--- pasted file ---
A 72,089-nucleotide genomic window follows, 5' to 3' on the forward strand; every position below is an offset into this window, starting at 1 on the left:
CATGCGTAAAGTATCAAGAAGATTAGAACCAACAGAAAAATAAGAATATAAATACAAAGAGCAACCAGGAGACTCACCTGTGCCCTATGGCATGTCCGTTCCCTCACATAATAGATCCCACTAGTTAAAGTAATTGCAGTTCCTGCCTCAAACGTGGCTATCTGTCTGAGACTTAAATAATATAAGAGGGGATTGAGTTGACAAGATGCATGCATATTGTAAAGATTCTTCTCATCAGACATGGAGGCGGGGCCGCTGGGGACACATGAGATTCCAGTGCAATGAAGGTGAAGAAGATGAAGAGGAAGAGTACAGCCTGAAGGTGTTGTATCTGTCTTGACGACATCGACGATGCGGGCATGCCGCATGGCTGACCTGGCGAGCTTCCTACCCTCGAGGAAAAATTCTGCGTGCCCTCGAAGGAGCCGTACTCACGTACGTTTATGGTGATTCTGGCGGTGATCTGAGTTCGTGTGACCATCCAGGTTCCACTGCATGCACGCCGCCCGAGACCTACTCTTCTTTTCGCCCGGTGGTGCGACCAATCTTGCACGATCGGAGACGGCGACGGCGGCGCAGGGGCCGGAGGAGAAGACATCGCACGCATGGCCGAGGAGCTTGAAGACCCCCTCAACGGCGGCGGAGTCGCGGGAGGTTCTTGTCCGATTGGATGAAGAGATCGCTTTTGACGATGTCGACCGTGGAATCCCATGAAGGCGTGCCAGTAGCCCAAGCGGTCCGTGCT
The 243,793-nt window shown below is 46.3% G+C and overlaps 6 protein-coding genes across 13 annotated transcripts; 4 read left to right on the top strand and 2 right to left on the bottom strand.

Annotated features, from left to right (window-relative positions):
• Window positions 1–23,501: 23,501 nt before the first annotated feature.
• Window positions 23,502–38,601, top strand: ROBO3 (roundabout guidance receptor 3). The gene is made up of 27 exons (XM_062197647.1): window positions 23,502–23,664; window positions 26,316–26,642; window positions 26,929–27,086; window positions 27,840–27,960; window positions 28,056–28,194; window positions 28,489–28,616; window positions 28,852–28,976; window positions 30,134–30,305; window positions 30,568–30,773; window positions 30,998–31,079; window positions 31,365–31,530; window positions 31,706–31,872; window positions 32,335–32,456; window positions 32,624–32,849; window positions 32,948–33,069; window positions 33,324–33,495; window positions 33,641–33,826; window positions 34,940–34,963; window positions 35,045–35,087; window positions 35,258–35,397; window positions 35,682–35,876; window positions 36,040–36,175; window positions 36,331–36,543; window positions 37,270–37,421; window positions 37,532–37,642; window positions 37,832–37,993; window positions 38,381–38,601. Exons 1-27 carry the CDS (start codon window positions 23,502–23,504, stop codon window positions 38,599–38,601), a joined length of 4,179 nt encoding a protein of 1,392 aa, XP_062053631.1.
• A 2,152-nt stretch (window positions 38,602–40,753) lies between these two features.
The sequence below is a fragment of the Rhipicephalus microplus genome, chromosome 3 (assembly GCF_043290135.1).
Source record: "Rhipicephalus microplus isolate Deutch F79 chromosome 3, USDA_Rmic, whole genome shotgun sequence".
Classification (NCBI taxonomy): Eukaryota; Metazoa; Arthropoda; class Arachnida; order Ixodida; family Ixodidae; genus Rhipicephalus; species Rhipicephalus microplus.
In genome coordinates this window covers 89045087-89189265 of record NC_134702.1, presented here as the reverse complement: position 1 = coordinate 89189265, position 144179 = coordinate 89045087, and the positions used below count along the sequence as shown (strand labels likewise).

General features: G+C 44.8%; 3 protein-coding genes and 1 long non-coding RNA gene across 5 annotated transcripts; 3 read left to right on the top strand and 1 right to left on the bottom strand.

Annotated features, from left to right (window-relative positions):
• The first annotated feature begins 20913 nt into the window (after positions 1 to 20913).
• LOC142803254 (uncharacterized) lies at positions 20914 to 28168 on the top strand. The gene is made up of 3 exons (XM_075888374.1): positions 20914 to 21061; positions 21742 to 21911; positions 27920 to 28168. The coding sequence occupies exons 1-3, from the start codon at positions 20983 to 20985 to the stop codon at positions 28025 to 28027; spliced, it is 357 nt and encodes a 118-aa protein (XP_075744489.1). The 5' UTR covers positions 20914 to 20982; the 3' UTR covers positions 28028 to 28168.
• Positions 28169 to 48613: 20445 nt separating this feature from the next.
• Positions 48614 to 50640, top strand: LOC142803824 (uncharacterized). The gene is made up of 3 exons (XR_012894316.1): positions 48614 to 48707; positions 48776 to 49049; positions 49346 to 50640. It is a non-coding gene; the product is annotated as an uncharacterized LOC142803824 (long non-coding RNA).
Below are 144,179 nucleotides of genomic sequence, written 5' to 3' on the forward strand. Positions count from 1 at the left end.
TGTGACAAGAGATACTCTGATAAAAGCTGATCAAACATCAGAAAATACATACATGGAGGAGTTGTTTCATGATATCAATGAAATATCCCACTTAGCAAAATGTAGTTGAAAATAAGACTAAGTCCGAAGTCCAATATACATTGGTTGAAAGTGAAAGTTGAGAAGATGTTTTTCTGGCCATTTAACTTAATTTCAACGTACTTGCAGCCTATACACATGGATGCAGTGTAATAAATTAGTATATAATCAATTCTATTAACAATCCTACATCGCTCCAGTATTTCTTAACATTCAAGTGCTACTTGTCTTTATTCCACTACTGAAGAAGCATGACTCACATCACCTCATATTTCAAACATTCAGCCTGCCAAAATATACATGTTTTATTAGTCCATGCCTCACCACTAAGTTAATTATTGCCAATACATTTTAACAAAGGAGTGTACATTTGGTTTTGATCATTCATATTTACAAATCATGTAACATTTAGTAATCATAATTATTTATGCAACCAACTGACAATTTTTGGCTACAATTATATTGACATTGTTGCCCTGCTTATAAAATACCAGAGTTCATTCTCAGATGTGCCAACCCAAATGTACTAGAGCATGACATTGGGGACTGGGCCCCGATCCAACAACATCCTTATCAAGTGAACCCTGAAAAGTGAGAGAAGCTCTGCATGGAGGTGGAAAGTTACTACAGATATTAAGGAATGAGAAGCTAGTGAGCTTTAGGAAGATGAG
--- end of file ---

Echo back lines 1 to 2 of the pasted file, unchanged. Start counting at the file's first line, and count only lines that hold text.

A 72,089-nucleotide genomic window follows, 5' to 3' on the forward strand; every position below is an offset into this window, starting at 1 on the left:
CATGCGTAAAGTATCAAGAAGATTAGAACCAACAGAAAAATAAGAATATAAATACAAAGAGCAACCAGGAGACTCACCTGTGCCCTATGGCATGTCCGTTCCCTCACATAATAGATCCCACTAGTTAAAGTAATTGCAGTTCCTGCCTCAAACGTGGCTATCTGTCTGAGACTTAAATAATATAAGAGGGGATTGAGTTGACAAGATGCATGCATATTGTAAAGATTCTTCTCATCAGACATGGAGGCGGGGCCGCTGGGGACACATGAGATTCCAGTGCAATGAAGGTGAAGAAGATGAAGAGGAAGAGTACAGCCTGAAGGTGTTGTATCTGTCTTGACGACATCGACGATGCGGGCATGCCGCATGGCTGACCTGGCGAGCTTCCTACCCTCGAGGAAAAATTCTGCGTGCCCTCGAAGGAGCCGTACTCACGTACGTTTATGGTGATTCTGGCGGTGATCTGAGTTCGTGTGACCATCCAGGTTCCACTGCATGCACGCCGCCCGAGACCTACTCTTCTTTTCGCCCGGTGGTGCGACCAATCTTGCACGATCGGAGACGGCGACGGCGGCGCAGGGGCCGGAGGAGAAGACATCGCACGCATGGCCGAGGAGCTTGAAGACCCCCTCAACGGCGGCGGAGTCGCGGGAGGTTCTTGTCCGATTGGATGAAGAGATCGCTTTTGACGATGTCGACCGTGGAATCCCATGAAGGCGTGCCAGTAGCCCAAGCGGTCCGTGCT